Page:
One interviewee talked about how hearing loss can be a “hidden disability” because many hearing aids are not easily noticeable therefore it can be difficult for customer service staff to know when a person has hearing loss.
“Part of the solution lies in training staff to recognise from their interaction with a customer that they have hearing loss and approach it sensitively,” said the interviewee, who shared his strategy for better telephone conversations with hearing loss. “It is not so much that I want people to speak more loudly but to speak more slowly. I can increase the volume on my phone, but I can’t stop them speaking fast.”
The research highlights the importance of age-related impairments being considered in the design of online banking products. “Many of us will experience more physical challenges as we age,” says Natalie Paine, ANZ’s Social Impact Research and Reporting Lead.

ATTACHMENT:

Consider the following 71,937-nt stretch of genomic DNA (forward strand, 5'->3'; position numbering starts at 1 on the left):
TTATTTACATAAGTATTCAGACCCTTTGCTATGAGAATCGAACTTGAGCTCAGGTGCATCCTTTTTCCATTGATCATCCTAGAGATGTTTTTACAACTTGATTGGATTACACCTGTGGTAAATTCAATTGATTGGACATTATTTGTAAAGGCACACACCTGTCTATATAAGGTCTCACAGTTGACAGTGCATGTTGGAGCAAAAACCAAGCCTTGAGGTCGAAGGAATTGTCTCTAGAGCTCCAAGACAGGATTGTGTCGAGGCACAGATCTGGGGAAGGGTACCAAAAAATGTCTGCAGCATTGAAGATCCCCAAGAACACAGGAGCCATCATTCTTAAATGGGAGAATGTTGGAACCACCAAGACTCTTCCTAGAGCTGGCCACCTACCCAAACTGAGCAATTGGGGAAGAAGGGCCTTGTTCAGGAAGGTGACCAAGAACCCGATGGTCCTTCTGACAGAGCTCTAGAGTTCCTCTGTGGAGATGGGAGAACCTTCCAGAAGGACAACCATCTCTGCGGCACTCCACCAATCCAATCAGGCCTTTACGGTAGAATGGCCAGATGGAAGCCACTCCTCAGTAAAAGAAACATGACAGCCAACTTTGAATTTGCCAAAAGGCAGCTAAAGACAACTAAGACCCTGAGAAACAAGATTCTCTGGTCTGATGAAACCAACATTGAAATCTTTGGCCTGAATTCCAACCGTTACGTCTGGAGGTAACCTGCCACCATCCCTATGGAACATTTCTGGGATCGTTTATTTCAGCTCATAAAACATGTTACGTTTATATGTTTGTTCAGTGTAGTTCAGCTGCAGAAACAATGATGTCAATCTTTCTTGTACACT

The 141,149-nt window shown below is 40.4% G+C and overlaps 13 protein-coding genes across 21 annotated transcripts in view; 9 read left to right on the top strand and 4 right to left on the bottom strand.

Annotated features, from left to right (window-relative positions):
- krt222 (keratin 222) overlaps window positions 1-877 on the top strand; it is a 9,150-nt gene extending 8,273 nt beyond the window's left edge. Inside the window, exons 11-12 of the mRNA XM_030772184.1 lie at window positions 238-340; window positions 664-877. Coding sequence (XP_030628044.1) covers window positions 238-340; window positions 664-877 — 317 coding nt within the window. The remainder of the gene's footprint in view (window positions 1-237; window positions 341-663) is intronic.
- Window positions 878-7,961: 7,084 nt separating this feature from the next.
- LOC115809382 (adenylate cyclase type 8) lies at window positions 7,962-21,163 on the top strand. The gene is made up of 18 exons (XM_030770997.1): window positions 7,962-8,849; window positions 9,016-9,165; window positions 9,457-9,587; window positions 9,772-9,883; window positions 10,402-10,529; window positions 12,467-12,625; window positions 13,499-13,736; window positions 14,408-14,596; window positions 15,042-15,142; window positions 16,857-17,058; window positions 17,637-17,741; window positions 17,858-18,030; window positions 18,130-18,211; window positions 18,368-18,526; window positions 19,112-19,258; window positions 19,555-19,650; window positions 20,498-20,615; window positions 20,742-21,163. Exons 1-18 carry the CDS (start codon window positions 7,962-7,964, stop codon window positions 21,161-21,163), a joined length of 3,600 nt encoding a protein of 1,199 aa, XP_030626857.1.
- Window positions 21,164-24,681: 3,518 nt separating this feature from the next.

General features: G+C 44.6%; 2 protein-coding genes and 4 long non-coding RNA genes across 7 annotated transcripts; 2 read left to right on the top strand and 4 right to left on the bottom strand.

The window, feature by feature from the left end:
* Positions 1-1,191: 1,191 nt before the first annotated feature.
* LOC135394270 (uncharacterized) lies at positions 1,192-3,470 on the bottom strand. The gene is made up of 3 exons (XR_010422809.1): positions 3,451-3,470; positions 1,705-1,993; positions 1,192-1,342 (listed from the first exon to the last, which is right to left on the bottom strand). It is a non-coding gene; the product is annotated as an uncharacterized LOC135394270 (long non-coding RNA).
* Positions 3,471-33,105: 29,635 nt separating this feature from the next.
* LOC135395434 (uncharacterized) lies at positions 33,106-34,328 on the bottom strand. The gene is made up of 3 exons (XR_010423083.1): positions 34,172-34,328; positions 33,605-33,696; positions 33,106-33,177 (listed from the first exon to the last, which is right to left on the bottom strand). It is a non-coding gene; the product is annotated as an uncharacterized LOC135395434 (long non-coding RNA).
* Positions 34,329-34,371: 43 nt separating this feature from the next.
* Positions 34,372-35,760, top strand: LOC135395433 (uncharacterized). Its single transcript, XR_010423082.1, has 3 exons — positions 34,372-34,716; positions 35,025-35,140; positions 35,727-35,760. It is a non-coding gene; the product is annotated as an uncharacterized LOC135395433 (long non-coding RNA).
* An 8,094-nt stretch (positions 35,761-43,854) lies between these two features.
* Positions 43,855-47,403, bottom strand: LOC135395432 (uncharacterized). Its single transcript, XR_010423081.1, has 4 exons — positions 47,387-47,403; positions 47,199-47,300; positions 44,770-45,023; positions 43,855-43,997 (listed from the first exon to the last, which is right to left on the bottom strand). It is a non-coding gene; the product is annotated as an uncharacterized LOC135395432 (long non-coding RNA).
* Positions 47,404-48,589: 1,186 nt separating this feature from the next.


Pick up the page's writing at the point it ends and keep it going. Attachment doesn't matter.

“A change in mindset is needed. This isn’t just about a generation of people who haven’t taken up online banking, all of us are likely to struggle as we age if the functionality isn’t supportive.”
ANZ’s retail banking team have been working on an outreach campaign for older Australians experiencing challenges around digital banking and the impact of branch closures. The team has made more than 60,000 calls to customers aged over 65 years, according to ANZ’s Bray.
“Through those calls we have identified that more than 90 per cent of these customers use at least one self-service option to do their banking, such as our ANZ App, internet banking or ATMs,” she says.
Change can be difficult but the UniSA research highlights that many more older Australians than you might think are accepting the challenge and finding new ways to access services, including banking.
Emily Ross is a content producer and director of Emily Ross Bespoke